Apprehended Violence Orders

An Apprehended Violence Order (AVO) is an Order made by a court against a person who makes you fear for your safety, to protect you from further violence, intimidation or harassment. All Apprehended Violence Orders made by the court prohibit the person who is causing these fears from assaulting, harassing, threatening, stalking, or intimidating you. Other conditions can be included.

There are two types of AVOs :

  1. Apprehended Domestic Violence Order (ADVO):
    An Apprehended Domestic Violence Order is made where the people involved are related, living together or in an intimate relationship, or have previously been in this situation. In the case of an Aboriginal person or Torres Strait Islander, Apprehended Domestic Violence Orders can also be made where the people involved are part of the kin or extended family of the other person. Apprehended Domestic Violence Orders are also available to people who are or have been in a dependent care arrangement with another person, including paid carers, and to people living in the same residential facility.
  2. Apprehended Personal violence Order (APVO):
    An Apprehended Personal Violence Order is made where the people involved are not related and do not have a domestic relationship, for example, they are neighbours or work together.

Applying for an AVO

Who can apply for an AVO?

How do you apply for an Apprehended Violence Order?

Police can make the application for an Apprehended Violence Order on your behalf if they attend the scene, or a victim of violence attends a police station with sufficient evidence to warrant police action.

The person who needs protection can apply directly at a local court. The court staff must, as a matter of law, allow you to make an application for an Apprehended Domestic Violence Order. You should make a note of the court date given to you at the time you make the application. The application will tell the defendant (the person who is causing fears for your safety) the date and time they have to attend court. The application will be served on the defendant by police. Note that the Order has no force until it is served.

You should know that an application for an Apprehended Personal Violence Order may be refused if the court (the magistrate) believes the application is frivolous, vexatious or unconvincing.


For more information see Legal Aid.

Conditions

Conditions that the person-in-need-of-protection may request the court to include, relative to their particular needs:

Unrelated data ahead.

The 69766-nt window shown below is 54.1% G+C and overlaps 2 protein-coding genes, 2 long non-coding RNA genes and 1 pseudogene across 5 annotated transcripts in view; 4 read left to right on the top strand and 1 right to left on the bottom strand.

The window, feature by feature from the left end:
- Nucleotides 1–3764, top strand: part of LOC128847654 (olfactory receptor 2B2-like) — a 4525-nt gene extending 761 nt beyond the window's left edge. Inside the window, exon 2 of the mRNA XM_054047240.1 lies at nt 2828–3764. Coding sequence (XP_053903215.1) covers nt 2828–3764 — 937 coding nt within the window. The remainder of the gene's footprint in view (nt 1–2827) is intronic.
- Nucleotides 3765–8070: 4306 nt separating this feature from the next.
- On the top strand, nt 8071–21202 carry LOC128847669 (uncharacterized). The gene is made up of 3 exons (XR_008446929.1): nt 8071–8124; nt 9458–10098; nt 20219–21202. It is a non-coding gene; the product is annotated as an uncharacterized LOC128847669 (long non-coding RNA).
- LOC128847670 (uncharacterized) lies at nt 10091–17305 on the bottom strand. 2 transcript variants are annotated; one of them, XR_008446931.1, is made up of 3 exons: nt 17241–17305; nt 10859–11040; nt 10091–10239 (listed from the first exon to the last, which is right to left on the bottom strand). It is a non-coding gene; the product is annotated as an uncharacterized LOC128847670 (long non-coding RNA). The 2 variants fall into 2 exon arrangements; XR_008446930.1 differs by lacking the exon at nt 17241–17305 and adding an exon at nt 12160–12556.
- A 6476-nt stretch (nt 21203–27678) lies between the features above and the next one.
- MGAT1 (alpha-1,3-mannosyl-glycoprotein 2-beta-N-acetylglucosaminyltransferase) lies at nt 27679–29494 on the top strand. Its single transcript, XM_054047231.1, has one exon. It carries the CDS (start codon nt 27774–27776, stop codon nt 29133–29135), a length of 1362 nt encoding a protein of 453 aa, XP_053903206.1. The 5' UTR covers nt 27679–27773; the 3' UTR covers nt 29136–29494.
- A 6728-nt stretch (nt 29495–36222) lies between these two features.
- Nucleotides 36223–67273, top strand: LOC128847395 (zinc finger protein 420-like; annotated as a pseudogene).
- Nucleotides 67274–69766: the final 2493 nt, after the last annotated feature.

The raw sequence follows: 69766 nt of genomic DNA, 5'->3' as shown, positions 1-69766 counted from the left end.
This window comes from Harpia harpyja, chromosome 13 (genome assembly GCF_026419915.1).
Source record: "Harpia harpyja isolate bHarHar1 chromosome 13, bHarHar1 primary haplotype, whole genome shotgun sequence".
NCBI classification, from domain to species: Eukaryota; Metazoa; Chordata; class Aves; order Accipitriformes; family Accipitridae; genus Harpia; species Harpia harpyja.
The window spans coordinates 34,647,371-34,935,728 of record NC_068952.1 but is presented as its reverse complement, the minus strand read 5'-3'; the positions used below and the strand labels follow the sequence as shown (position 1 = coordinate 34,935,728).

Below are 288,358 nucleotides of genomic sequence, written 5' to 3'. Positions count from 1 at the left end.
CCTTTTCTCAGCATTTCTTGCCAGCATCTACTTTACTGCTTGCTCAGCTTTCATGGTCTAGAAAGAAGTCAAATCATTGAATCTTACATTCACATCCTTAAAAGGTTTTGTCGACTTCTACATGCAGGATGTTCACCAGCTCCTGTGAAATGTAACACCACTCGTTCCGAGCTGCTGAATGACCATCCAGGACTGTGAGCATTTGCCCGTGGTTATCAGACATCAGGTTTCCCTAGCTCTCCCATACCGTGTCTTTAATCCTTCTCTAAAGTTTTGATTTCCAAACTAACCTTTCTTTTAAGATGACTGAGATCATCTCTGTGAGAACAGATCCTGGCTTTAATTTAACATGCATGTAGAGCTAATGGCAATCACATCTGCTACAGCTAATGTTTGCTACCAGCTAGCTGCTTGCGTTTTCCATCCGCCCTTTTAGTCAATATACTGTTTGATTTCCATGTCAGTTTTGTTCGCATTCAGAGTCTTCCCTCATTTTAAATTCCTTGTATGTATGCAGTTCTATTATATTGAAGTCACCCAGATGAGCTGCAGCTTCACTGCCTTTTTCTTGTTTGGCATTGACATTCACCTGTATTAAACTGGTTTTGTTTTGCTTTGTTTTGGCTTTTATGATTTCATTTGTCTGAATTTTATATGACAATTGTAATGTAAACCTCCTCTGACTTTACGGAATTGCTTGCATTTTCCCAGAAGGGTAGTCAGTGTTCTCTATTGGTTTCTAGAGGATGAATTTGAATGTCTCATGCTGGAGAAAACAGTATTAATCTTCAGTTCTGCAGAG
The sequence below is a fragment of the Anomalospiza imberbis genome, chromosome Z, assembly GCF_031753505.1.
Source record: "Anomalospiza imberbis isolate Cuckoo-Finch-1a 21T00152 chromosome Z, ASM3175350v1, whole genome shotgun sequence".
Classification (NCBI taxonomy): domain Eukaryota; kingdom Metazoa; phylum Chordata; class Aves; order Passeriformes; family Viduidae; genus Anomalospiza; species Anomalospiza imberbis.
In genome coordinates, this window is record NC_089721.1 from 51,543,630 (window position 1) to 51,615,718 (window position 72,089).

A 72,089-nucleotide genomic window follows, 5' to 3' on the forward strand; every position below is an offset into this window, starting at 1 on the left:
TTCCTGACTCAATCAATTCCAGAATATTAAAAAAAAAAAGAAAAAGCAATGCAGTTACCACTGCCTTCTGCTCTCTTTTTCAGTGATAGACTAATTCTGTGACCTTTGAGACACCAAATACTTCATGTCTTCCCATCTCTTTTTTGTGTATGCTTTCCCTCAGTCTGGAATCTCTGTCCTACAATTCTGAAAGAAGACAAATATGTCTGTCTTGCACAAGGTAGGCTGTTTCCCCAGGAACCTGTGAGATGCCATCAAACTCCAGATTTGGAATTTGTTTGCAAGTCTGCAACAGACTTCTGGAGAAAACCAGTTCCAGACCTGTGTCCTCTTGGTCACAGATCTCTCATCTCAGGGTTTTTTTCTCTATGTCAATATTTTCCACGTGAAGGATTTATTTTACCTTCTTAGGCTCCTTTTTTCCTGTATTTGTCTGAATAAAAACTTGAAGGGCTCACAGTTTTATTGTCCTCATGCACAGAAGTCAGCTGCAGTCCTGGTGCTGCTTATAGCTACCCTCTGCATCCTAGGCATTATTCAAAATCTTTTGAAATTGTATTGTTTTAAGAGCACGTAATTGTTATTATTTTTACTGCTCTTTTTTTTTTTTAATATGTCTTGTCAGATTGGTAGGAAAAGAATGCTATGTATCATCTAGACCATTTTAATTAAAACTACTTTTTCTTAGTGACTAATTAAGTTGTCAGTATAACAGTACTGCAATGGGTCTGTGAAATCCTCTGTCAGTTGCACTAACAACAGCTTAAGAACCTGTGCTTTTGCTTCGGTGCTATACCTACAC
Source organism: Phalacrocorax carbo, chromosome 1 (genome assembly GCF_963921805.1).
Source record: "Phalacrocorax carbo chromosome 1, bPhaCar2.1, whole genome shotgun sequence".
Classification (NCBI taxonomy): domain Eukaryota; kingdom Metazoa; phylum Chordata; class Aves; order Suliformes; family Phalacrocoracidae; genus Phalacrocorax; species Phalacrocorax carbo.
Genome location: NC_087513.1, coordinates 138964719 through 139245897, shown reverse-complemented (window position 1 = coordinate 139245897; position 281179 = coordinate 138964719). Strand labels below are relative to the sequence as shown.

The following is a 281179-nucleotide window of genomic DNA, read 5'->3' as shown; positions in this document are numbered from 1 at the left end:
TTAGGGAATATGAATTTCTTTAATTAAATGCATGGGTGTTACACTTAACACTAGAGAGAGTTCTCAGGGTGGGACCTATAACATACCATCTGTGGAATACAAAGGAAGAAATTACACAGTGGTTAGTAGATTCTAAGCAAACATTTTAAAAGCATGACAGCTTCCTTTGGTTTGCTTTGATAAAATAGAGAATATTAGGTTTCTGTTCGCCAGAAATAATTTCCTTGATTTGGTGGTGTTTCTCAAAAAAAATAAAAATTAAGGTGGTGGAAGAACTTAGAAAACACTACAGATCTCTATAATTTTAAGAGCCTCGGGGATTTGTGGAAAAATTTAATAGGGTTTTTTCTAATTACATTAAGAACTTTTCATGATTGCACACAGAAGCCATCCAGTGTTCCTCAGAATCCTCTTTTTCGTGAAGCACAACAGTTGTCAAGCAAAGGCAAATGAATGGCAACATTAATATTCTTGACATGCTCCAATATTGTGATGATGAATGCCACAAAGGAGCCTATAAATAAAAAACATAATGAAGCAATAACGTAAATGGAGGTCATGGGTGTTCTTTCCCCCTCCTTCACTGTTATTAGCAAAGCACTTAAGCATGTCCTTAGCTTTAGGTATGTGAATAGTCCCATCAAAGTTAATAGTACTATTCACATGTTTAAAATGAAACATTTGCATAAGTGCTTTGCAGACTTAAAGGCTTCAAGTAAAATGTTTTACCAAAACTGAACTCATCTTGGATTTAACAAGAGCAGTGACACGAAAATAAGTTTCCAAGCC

All AVOs made by the court prohibit the defendant from assaulting, harassing, threatening, stalking, or intimidating you. There may be other sections added. The sections are as follows:

  1. The defendant must not assault, molest, harass, threaten or otherwise interfere with the protected person
  2. The defendant must not reside at the premises at which the protected person may from time to time reside, or other specified premises
  3. The defendant must not enter the premises at which the protected person may from time to time reside, work, or other specified premises
  4. The defendant must not go within 'x' metres of the premises at which the protected person may from time to time reside, work, or other specified premises
  5. The defendant must not approach, contact or telephone the protected person, except as agreed in writing or for any purpose permitted by an order or directions under the Family Law Act 1975 as to counselling, conciliation or mediation.
  6. The defendant must not approach, contact or telephone the protected person except for the purpose of arranging or exercising access to children, as agreed in writing or as otherwise authorised by an order, or registered Parenting Plan under the Family Law Act 1975 (Cth).
  7. The defendant must not contact the protected person by any means (including through a third party) except through the defendant’s legal representative.
  8. The defendant must surrender all firearms and related licenses to NSW Police.
  9. The defendant must not approach the school or other premises at which the protected person may from time to time attend for the purposes of education or child care or other specified premises
  10. The defendant must not approach the protected person within 12 hours of consuming intoxicating liquor or drugs.
  11. The defendant must not destroy or deliberately damage or interfere with the property of the protected person.
  12. That the Court extend the operation of these orders to protect the following persons with whom the complainant has a domestic relationship.

The Order can include children in need of protection or other parties living in a domestic relationship with the applicant. Courts are often reluctant to include children on AVO’s if there is a concurrent Family Law matter, so if it is needed, the applicant must convince the court.